Steven Edelstone: Located a few blocks away from my freshman year dorm, the Greek Theater might be the best place in America to see a show. The Greek is Will Butler’s favorite place to play, and it’s a couple blocks away from where Arcade Fire (allegedly) stole a basketball. I had seen a few shows there before, but something seemed special about Arcade Fire’s two night stint just days after The Suburbs dropped.
From the perfect opener of “Ready to Start” through the sing along of the second half of “Rebellion (Lies)” that carried through the break between the first set and the encore, the set list was on point, featuring deep cuts like “Ocean of Noise” and “The Well And The Lighthouse” that will likely never be played live again.
Prior to the show, I always thought “Crown of Love” was Arcade Fire’s most underrated song, but never would have thought it would be the absolute highlight of their live show. Yes, it’s one of the slowest songs in the set list, but the track’s raw emotionality coupled with Win’s octave-up scream gave me goosebumps like few other live songs have. While the double-time ending crescendo mirrors “Wake Up,” it just felt more powerful and life-affirming than ever in the Greek under the California stars. I still frequently talk about that concert like it was yesterday. Just as Win Butler struggled to move past the girl from “Crown of Love,” I can’t get past how perfect the show was.
Jia Tolentino: Arguably the climax of Funeral’s push toward expansive, harrowing ecstasy — and certainly one of the moments when the collectivity of Arcade Fire’s live set coalesces and peaks — “Wake Up,” with that beating-heart thud and wordless chorus roar, has always been one of big indie’s best plays for the arena-rock throne. It’s got our generation’s McSweeney’sversion of a degenerate “Born to Run” cry (If the children don’t grow up / Bodies get bigger but our hearts get torn up — and then that howl — We’re just a million little gods causing rainstorms! Turning every good thing to rust!) tempered with the sort of deliberately off-kilter intimacy and angled control that marked Arcade Fire at their best. What other band would de-escalate sideways like “Wake Up” does in its last quarter, splintering all that momentum into feather-light shards of glass?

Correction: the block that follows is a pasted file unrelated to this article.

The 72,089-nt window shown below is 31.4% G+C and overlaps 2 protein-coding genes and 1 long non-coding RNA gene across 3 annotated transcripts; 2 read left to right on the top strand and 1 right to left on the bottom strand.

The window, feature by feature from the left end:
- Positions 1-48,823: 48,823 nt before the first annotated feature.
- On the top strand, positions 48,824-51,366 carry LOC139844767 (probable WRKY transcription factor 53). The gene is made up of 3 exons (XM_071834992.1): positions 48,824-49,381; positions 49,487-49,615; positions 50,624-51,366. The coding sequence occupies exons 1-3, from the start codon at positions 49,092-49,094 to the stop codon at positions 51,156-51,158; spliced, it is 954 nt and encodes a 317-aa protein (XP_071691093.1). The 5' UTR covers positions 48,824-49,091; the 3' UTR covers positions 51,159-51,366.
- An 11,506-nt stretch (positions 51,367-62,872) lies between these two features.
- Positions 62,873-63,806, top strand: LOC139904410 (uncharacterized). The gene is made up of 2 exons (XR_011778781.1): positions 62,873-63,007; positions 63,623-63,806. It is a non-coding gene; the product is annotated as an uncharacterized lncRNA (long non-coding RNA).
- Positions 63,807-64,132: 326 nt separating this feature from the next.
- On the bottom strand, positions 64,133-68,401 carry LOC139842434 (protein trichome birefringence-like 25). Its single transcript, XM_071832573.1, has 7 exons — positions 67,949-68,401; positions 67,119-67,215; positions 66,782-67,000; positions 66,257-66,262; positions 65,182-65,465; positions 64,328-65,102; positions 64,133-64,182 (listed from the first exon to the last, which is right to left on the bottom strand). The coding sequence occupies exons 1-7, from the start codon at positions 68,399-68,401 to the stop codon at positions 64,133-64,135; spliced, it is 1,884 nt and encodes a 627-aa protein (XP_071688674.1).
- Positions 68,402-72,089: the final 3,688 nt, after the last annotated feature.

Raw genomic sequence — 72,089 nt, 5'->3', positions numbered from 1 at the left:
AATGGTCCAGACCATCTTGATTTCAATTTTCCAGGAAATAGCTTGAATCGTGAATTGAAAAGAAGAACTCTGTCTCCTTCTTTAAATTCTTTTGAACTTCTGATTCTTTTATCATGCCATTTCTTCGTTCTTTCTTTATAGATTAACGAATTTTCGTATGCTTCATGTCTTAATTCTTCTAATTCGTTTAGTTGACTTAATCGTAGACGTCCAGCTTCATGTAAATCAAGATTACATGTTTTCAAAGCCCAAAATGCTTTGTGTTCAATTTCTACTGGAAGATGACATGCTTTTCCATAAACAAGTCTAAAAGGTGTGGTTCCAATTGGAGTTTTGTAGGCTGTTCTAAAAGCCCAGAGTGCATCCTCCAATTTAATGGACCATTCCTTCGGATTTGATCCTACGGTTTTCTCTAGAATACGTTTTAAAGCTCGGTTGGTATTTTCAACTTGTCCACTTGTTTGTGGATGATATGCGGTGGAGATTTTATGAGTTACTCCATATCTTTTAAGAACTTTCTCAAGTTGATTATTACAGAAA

Emma Forster: “Haïti” isn’t easy to pin down: it’s in English, it’s in French; it’s charmingly upbeat, its lyrics are full of painful imagery; it’s rarely mentioned on “Best Of” Arcade Fire lists (the Internet is stocked with them — even Lorde doesn’t give the track a nod [because that matters?]), and yet it is one of the band’s most complex, profound, and beautiful songs to date. A hidden gem on an album brimming with rubies and emeralds, we tend to overlook “Haïti” in favor of the now-classic “Neighborhoods,” the more immediately accessible tunes — tracks that upon her first consumption a then-14-year-old-Emma, too, favored. However, this tribute to Régine Chassagne’s homeland and to the unborn children killed under the Duvalier regime, masked (much like the troubles of the country) under a cheerful facade, is the song that ten years hence continues to intrigue me emotionally, intellectually, and aurally. Not to undermine any of the other songs on Funeral. Album’s a goddamn masterpiece.